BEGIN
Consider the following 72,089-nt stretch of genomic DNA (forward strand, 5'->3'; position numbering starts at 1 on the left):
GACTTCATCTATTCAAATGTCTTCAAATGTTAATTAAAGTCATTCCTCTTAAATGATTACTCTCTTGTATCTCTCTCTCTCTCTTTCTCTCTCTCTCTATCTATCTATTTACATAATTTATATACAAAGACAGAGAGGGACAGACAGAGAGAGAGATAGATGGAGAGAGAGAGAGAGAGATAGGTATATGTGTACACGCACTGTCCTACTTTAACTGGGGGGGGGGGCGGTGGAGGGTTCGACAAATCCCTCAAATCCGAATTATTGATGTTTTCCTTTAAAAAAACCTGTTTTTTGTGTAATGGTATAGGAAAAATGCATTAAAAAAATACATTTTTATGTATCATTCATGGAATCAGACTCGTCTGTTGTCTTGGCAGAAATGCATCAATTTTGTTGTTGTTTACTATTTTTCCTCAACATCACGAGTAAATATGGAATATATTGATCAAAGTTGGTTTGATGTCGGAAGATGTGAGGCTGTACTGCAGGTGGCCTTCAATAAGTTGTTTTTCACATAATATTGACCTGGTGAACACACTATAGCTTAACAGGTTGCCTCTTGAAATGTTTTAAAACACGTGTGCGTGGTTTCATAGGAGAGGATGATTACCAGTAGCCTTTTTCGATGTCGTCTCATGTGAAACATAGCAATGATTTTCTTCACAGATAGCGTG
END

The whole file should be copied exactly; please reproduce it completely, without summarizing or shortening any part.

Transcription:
Consider the following 72,089-nt stretch of genomic DNA (forward strand, 5'->3'; position numbering starts at 1 on the left):
GACTTCATCTATTCAAATGTCTTCAAATGTTAATTAAAGTCATTCCTCTTAAATGATTACTCTCTTGTATCTCTCTCTCTCTCTTTCTCTCTCTCTCTATCTATCTATTTACATAATTTATATACAAAGACAGAGAGGGACAGACAGAGAGAGAGATAGATGGAGAGAGAGAGAGAGAGATAGGTATATGTGTACACGCACTGTCCTACTTTAACTGGGGGGGGGGGCGGTGGAGGGTTCGACAAATCCCTCAAATCCGAATTATTGATGTTTTCCTTTAAAAAAACCTGTTTTTTGTGTAATGGTATAGGAAAAATGCATTAAAAAAATACATTTTTATGTATCATTCATGGAATCAGACTCGTCTGTTGTCTTGGCAGAAATGCATCAATTTTGTTGTTGTTTACTATTTTTCCTCAACATCACGAGTAAATATGGAATATATTGATCAAAGTTGGTTTGATGTCGGAAGATGTGAGGCTGTACTGCAGGTGGCCTTCAATAAGTTGTTTTTCACATAATATTGACCTGGTGAACACACTATAGCTTAACAGGTTGCCTCTTGAAATGTTTTAAAACACGTGTGCGTGGTTTCATAGGAGAGGATGATTACCAGTAGCCTTTTTCGATGTCGTCTCATGTGAAACATAGCAATGATTTTCTTCACAGATAGCGTG